Leon Trotsky

Lenin Dead

Tiflis Station, January 22nd, 1924

Published in English: Fourth International, Vol.12 No.1, January-February 1951, p.29.
Translator: John G. Wright.

Lenin is no more. We have lost Lenin. The dark laws that govern the work of the arteries have destroyed his life. Medicine has proved itself powerless to accomplish what was passionately hoped for, what millions of human hearts demanded.

How many, unhesitatingly, would have sacrifice their own blood to the last drop to revive, to renew the work of the arteries of the great leader, Lenin Ilyich, the unique, who cannot be replaced. But no miracle occurred where science was powerless. And now Lenin is no more. These words descend upon our consciousness like gigantic rocks falling to the sea. Is it credible, can it be thought of?

The consciousness of the workers of the whole world cannot grasp this fact; for the enemy is still very strong, the way is long, and the great work, the greatest of history, is unfinished; for the working class of the world needed Lenin as perhaps no one in the history of the world has yet been needed.

The second attack of illness, which was more severe than the first, lasted more than ten months. The arteries “played” constantly, according to the bitter expression of the physicians. It was a terrible play with the life of Lenin. Improvement could be expected, almost complete recovery, but also catastrophe. We all expected recovery, but catastrophe happened. The breathing center of the brain refused to function and stifled the center of that mind of great genius.

And now Vladimir Ilyich is no more. The party is orphaned. The workmen’s class is orphaned. This was the very feeling aroused by the news of the death of our teacher and leader.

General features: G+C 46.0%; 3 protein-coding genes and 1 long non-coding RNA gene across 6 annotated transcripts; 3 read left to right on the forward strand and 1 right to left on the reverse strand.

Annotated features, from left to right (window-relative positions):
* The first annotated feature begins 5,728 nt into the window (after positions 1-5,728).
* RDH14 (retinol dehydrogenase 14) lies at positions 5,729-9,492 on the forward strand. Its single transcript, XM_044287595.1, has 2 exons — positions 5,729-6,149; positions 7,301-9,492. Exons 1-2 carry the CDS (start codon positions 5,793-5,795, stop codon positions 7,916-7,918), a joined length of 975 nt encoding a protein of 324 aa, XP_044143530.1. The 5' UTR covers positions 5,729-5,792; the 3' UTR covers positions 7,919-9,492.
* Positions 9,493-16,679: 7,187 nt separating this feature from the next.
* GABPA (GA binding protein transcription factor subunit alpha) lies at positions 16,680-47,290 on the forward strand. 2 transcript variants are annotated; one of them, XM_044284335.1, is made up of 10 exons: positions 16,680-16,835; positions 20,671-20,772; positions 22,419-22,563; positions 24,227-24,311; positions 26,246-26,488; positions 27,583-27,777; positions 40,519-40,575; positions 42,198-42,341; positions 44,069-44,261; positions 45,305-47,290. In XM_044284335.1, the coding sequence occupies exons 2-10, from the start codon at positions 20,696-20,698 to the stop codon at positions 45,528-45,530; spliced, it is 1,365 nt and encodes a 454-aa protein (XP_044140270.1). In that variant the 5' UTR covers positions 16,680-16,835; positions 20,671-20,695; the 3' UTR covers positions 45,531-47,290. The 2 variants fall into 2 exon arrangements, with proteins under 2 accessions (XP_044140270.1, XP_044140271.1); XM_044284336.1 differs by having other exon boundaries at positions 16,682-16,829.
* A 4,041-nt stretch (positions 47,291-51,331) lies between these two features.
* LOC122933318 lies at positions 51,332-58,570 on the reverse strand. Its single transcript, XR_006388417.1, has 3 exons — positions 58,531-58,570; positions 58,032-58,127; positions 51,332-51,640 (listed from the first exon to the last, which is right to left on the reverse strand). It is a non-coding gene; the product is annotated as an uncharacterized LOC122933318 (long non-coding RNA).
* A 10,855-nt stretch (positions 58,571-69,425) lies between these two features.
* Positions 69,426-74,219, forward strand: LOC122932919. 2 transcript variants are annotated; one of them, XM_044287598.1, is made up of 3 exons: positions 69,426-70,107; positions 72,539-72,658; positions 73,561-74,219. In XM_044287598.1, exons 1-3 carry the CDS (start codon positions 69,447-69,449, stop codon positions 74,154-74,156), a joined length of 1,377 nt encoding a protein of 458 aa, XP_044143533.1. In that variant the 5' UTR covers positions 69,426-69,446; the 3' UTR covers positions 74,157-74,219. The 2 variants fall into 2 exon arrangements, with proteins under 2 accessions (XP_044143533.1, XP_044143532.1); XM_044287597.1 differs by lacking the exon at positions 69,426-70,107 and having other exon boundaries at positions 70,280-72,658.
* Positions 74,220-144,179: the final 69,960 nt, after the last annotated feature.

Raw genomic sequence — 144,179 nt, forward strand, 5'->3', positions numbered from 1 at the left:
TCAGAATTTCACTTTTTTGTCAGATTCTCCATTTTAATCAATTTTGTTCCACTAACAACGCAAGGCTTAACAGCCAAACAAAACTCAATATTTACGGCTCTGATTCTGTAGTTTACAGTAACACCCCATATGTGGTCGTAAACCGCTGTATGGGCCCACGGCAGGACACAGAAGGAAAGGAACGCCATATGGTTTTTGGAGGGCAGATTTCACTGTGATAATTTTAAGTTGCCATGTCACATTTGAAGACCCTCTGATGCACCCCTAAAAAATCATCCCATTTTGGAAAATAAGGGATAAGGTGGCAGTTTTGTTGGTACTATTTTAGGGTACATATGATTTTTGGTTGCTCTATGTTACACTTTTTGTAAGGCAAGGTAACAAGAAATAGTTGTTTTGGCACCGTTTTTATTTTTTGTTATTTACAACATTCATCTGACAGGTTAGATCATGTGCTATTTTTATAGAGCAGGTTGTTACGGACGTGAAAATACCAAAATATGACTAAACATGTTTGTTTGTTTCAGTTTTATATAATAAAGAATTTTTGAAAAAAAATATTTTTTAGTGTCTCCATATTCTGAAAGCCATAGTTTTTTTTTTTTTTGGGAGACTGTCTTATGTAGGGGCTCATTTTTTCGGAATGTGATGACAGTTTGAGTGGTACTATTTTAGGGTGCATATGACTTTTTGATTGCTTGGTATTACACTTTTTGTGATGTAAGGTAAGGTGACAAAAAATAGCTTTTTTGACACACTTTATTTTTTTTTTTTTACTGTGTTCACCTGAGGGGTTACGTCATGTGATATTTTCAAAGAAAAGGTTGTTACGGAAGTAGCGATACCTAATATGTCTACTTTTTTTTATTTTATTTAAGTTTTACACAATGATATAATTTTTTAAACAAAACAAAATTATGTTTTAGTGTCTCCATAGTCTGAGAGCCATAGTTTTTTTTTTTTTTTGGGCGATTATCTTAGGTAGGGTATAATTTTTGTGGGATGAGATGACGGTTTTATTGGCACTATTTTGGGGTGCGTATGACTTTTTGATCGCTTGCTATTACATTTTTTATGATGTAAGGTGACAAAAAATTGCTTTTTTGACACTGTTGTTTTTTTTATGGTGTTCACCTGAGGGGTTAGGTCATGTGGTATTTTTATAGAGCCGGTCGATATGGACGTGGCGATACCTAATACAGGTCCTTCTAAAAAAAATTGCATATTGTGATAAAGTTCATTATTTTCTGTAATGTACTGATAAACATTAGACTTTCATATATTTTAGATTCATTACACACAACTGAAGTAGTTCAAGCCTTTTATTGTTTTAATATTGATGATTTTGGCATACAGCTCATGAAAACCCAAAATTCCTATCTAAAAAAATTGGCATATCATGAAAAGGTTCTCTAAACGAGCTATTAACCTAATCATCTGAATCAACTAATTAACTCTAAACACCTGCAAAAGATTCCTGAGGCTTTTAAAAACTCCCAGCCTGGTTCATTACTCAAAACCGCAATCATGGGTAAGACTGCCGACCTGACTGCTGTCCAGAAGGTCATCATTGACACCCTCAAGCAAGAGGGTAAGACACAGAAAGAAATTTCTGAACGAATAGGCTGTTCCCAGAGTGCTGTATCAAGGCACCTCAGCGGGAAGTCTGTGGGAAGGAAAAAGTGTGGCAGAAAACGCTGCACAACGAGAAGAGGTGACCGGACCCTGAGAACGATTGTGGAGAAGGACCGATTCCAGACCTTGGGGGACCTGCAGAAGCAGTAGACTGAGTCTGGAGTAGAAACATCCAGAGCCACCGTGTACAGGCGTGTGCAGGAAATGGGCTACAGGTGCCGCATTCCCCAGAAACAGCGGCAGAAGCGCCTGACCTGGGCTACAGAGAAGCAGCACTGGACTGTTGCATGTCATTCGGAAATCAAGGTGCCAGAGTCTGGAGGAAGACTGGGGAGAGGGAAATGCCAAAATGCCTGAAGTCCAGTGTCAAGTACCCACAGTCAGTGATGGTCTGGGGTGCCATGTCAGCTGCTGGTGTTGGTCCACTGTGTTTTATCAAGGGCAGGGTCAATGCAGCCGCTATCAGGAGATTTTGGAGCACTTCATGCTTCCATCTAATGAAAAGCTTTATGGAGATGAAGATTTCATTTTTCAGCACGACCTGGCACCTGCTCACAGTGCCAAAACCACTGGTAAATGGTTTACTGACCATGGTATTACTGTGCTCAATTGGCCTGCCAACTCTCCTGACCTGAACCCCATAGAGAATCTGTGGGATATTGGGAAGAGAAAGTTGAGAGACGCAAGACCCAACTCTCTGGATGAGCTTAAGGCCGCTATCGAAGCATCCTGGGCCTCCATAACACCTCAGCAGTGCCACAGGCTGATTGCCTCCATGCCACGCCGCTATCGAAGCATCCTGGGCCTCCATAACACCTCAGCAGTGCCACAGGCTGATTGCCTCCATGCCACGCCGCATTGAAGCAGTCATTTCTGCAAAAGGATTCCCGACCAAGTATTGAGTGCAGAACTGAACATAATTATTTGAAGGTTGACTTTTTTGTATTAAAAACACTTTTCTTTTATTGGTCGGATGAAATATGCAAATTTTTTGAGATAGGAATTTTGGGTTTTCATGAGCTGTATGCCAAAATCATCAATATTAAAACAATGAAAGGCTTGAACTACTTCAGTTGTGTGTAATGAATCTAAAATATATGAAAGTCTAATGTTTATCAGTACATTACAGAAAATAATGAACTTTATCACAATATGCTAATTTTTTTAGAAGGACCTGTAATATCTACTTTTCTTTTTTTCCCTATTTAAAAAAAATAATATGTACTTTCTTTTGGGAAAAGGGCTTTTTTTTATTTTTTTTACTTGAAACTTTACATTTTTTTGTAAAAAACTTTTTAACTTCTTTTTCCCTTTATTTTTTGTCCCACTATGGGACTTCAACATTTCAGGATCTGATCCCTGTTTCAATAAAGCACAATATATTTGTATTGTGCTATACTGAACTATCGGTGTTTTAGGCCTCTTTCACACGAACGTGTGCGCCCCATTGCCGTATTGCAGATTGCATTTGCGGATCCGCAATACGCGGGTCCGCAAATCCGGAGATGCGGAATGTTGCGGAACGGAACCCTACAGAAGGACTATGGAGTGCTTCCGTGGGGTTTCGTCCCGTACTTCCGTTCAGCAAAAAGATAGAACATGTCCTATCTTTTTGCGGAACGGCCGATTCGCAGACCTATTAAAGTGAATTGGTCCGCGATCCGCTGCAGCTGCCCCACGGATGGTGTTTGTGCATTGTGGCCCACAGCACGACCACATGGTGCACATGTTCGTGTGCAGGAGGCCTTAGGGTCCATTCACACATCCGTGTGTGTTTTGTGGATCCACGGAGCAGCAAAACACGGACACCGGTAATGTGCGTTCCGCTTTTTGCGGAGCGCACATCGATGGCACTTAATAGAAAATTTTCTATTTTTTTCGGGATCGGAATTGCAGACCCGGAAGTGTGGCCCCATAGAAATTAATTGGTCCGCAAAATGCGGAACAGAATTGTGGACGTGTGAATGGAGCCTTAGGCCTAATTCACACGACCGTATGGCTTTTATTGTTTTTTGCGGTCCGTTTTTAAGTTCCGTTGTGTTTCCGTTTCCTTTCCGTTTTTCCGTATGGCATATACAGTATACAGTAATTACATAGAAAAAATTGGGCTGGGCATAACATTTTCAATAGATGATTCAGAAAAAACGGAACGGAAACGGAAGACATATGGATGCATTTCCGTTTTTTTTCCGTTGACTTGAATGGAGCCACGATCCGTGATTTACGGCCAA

How shall we advance, shall we find the way, shall we not go astray? For Lenin, comrades, is no longer with us!

Lenin is no more, but Leninism endures. The immortal in Lenin, his doctrine, his work, his method, his example, lives in us, lives in the party that he founded, lives in the first workmen’s State whose head he was and which he guided.

Our hearts are now so overcome with grief, because all of us, thanks to the great favor of history, were born contemporaries of Lenin, worked with him, and learned from him. Our party is Leninism in practice, our party is the collective leader of the workers. In each of us lives a small part of Lenin, which is the best part of each of us.

How shall we continue? With the lamp of Leninism in our hands. Shall we find the way? – With the collective mind, with the collective will of the party we shall find it!

And tomorrow, and the day after, for a week, a month, we shall ask, Is Lenin really dead? For his death will long seem to us an improbable, an impossible, a terrible arbitrariness of nature.

May the pain we feel, that stabs our hearts each time we think that Lenin is no more, be for each of us an admonition, a warning, an appeal: Your responsibility is increased. Be worthy of the leader who trained you!

In grief, sorrow, and affliction we bind our ranks and hearts together; we unite more closely for new struggles. Comrades, brothers, Lenin is no longer with us. Farewell, Ilyich! Farewell, Leader!

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Last updated on: 12 April 2009